Men accused of murdering Norfolk student Hannah Witheridge claim they were threatened with a grisly death if they didn’t confess

PUBLISHED: 11:49 10 October 2015 | UPDATED: 09:55 12 October 2015

Hannah Witheridge and David Miller. Photo: PA/PA Wire

Hannah Witheridge and David Miller. Photo: PA/PA Wire

The two Burmese men accused of killing Norfolk student Hannah Witheridge have both described in detail to a Thai court how they were threatened with a grisly death if they didn’t confess, and also physically assaulted by police, and even a translator.

22 year-olds Zaw Lin and Wei Phyo took turns in the dock at the court in Koh Samui as the trial reached its final stages and continued past midnight. Both stand accused killing 23 year old Ms Witheridge from Hemsby and David Miller, 24, from Jersey, but both insist they didn’t do it, and that they were tortured to say they did it.

Zaw Lin claimed he was struck in the chest by someone, while blindfolded, causing serious injury which he says was acknowledged by the police officers present, and he said he was also punched by the translator engaged to help him understand police questioning.

The translator was a Rohinga Muslim from a persecuted minority in Myanmar ethnically opposed to the accused.

“He asked me if I had been involved in the persecution and I said I hadn’t. I was already working in Thailand when it started. Then he punched me,” said Zaw Lin.

The migrant worker claimed the translator told him if he didn’t do everything the police said he would be killed. In previous testimony Zaw Lin described how police put plastic bags over his head until he feared he would suffocate and he subsequently collapsed.

His friend, Wei Phyo said he had also been punched, repeatedly, by police officers when he refused to acknowledge that he was the person recorded running away from the murder scene on CCTV.

“The police asked if that was me in the picture and I said no. I was wearing a black top and long trousers that night, as seen in earlier CCTV footage, and the person they were pointing wasn’t me and was wearing white shorts,” said Wei Phyo. “But when I denied it they punched me. They asked me again and again and I repeated again and again that it was not me on the CCTV but they punched me every time until I had to confess to stop it.”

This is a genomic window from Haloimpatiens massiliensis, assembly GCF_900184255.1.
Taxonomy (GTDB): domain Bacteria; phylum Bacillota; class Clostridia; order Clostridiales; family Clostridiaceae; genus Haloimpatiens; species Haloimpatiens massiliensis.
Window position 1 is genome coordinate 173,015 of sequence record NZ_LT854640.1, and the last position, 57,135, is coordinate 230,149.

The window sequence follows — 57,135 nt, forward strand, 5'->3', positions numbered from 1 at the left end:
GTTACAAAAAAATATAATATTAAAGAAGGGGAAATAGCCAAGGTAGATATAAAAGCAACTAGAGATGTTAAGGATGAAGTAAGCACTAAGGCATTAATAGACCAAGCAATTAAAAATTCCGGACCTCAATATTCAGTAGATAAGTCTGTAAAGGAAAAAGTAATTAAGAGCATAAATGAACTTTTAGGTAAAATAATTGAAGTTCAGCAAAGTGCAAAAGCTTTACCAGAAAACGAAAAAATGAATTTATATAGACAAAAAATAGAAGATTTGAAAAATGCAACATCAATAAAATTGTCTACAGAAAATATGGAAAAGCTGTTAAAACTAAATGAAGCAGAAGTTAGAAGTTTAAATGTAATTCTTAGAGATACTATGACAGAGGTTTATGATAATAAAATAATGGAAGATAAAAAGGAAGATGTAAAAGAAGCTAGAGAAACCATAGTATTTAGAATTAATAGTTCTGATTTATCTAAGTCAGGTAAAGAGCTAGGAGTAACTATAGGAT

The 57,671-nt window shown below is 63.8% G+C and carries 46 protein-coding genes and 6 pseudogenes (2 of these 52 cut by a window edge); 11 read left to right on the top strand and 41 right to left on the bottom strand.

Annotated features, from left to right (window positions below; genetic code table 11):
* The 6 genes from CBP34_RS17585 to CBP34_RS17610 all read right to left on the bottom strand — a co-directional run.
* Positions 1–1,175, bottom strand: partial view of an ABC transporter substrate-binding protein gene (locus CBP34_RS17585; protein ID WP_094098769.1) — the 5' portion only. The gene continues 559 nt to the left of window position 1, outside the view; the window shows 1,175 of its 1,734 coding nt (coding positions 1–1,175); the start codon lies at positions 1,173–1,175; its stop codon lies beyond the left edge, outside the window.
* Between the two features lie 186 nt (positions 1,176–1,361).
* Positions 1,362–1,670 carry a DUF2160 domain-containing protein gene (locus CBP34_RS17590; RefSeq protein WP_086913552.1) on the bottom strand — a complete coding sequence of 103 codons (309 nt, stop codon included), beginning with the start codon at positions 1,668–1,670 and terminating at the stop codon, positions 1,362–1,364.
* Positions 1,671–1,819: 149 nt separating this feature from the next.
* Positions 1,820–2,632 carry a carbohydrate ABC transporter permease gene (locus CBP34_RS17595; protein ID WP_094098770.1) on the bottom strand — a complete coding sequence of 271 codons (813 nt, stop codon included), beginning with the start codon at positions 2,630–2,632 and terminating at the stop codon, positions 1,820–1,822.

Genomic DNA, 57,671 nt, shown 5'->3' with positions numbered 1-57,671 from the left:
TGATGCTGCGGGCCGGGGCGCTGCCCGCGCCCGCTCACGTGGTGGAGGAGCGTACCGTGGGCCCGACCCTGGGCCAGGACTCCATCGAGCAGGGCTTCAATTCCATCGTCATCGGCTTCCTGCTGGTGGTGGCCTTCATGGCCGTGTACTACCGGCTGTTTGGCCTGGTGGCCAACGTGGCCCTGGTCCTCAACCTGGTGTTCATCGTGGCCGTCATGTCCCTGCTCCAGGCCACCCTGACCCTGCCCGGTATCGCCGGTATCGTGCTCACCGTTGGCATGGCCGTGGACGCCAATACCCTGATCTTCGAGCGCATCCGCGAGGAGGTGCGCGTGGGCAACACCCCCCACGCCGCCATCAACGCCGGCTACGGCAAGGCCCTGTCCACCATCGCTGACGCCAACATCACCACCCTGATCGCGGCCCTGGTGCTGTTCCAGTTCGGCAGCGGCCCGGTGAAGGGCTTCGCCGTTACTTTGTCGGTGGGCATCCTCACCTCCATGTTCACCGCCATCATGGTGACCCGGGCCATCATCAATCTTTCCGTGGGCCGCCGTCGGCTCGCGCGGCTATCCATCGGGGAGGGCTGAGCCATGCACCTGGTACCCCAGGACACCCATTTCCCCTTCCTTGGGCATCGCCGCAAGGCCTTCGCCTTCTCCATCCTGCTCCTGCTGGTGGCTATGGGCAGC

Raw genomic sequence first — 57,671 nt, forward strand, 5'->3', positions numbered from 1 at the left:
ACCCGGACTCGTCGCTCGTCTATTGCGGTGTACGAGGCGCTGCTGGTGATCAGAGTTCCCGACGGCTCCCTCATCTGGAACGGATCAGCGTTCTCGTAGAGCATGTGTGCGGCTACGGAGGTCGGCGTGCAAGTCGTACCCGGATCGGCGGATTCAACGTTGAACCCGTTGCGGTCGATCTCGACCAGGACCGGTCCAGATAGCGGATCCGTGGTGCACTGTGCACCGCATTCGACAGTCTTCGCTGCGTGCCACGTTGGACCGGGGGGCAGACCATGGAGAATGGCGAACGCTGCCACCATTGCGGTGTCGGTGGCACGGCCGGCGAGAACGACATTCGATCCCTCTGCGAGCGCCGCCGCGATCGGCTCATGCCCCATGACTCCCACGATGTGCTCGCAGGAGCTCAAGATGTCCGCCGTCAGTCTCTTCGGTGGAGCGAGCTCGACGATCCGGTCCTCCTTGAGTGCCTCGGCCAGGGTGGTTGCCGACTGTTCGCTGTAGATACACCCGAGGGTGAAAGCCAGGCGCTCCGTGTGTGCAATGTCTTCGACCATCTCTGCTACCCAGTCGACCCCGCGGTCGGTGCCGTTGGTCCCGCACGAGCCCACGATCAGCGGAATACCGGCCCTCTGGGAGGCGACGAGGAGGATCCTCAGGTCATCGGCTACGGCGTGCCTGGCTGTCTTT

A report by a British forensic expert was submitted to the court by the pro-bono defence lawyers, which emphatically stated that the man in the picture was not Wei Phyo, based on the person’s gait and body measurements.

While both the accused admit having been on the same beach as the victims on the evening of September 14, 2014, hours before the bodies of Ms Witheridge and Mr Miller were found, they insist they went home to bed after a swim and did not see the pair.

But they said that police told them if they confessed to the killings they would only go to jail for five years, but if they didn’t their bodies would be dismembered, burned and thrown into the sea.

The prosecution maintains that both the accused are guilty and that their DNA was discovered on Hannah’s body. However retesting by Thailand’s Central Institute of Forensic Science of clothing at the scene and the murder weapon, and re-examination of the bodies by the Norfolk coroner, has contradicted some of the prosecution’s findings.

Also, no DNA from either suspect has been found on the alleged murder weapon, a garden hoe, although the victims’ DNA has.

The defence says it has proven that the DNA evidence is unsound due to many unsigned and undated documents, and omissions in the collation of the DNA material.

The clothing Ms Witheridge was wearing when her body was found was not presented at the trial, and was allegedly not tested for DNA.

Wei Phyo will continue to give evidence on Sunday before the trial ends. A verdict is expected in the next two to three months.

The family of David Miller was in court to hear the defendants’ testimony, but the Witheridge family did not return to court this time.

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